David's Blog

Dancing at BIDA

I called last night at the BIDA dance in Boston, my first time calling for this Sunday evening series about which I've heard mny good things. It's not that I'd been playing hard to get, just that an invitation hadn't come along before. I was delighted to be invited, and even happier at the end of the evening.

BIDA is the acronym for Boston Intergenerational Dance Advocates, an unwieldy name so you readily understand why they go by their nickname. It's a young series, founded in 2008, and unlike some other new dance events, this one had an intentional goal from the start. The organizers were looking to fill a niche in the already very full Boston area dance scene; they wanted to create "an organization which would strengthen community ties and provide opportunities for dancers, musicians, callers, and dance organizers to share knowledge and energy between generations." They've succeeded.

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Cool Hip Dancers

Musician Noah Van Norstrand is part of the Great Bear Trio with his brother, Andrew, and their mother. They play traditional tunes and they play some sets of original and untraditional material They also sponsor the Great Bear Groove, a lively dance event over Memorial Day weekend where I'll be calling this year.

 Noah created a wonderful animation aimed at the "cool, hip dancers" who flock to the center set of some dance halls and will only dance there. In it, he skewers some of the attitudes that make some of us callers cringe. I love that this was created by someone who is not a curmudgeonly old-timer but rather by someone who is very involved in today's dance scene and is clearly a keen observer. Thanks, Noah!


A Night To Remember

In the video about the Norwich contra dance with Northern Spy, musician Rick Barrows muses, "Sometimes it's ordinary and sometimes it's magical; you just have to keep showing up." Saturday night was one of those nights we'll all remember. Here's a link to the video footage from that night.

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Planning a dance program

What's in a dance program?

I was struck once again, as I was planning my English country dance for Sunday, at the number of variables that get juggled to make a good program.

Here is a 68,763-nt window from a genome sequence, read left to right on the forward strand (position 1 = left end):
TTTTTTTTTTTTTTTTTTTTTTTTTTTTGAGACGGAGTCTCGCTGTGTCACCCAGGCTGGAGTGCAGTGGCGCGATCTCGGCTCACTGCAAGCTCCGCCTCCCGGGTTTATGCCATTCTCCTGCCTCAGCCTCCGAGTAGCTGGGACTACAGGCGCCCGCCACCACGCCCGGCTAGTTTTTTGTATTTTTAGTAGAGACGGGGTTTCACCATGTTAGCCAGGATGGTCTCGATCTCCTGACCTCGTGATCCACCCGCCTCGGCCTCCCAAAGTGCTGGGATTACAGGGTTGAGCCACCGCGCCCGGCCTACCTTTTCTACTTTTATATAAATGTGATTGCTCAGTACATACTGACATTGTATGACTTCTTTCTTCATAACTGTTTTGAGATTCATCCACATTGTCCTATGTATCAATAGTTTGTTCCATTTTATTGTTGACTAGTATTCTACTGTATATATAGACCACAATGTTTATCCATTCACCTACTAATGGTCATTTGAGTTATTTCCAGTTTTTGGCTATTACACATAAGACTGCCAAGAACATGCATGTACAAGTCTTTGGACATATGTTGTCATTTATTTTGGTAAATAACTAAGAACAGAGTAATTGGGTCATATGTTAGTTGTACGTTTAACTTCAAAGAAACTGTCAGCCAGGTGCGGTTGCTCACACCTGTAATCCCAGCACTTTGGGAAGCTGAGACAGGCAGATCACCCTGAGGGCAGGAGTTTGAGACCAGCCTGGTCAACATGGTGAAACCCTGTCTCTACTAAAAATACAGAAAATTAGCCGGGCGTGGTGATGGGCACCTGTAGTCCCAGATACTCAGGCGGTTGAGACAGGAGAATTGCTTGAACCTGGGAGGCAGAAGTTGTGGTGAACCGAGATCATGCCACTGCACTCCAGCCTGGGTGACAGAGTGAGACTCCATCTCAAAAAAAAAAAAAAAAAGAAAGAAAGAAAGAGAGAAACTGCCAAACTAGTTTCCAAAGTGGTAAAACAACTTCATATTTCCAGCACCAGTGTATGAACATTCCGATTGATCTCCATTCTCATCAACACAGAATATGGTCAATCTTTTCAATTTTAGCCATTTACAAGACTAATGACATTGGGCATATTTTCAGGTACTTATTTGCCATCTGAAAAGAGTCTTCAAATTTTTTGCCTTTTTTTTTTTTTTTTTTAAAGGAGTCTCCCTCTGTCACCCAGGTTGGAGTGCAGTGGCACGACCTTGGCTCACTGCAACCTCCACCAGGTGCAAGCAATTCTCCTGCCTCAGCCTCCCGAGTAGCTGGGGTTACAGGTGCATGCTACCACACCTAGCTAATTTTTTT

You start out by knowing that you want some simpler dances at the start. There's always a good chance that there will be less experienced dancers and maybe some—hooray!—who have never done this form of dance before. Those simpler dances give folks a chance to learn some of the basic terminology, which can be a confusing blur of jargon to an outsider's ear: "set and turn single," crossover mirror heys," "half a double figure eight," and so on.

The other great thing about simpler dances is that the experienced dancers can spend more time dancing and less feeling that they need to help the newcomers.

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Family-Friendly Dances

One Sunday night about six months ago, I was calling at a community dance an hour from home. Good band of talented young musicians and a friendly crowd. We had some hard-core contra dancers—one of whom left early on, perhaps because the first few dances weren't challenging enough for his taste—and some absolute beginners, with a nice mix of ages. One young girl, maybe 4 or 5, apparently comes often; she was dancing with her dad and she had clearly absorbed the most important things to know: keep smiling, look at the people around you, keep moving, and hold out your hands. Later in the evening, second dance after the break, we were down to short sets, 7 or 8 couples in each. I looked at one line, saw a bunch of adults, and announced Money Musk, a tune the band had been itching to play and a dance that I knew would be familiar to many of those present at that time. No sooner had I had announced the dance than I noticed a different young girl lined up in another set.

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David Millstone, Dance Caller

Lebanon, NH


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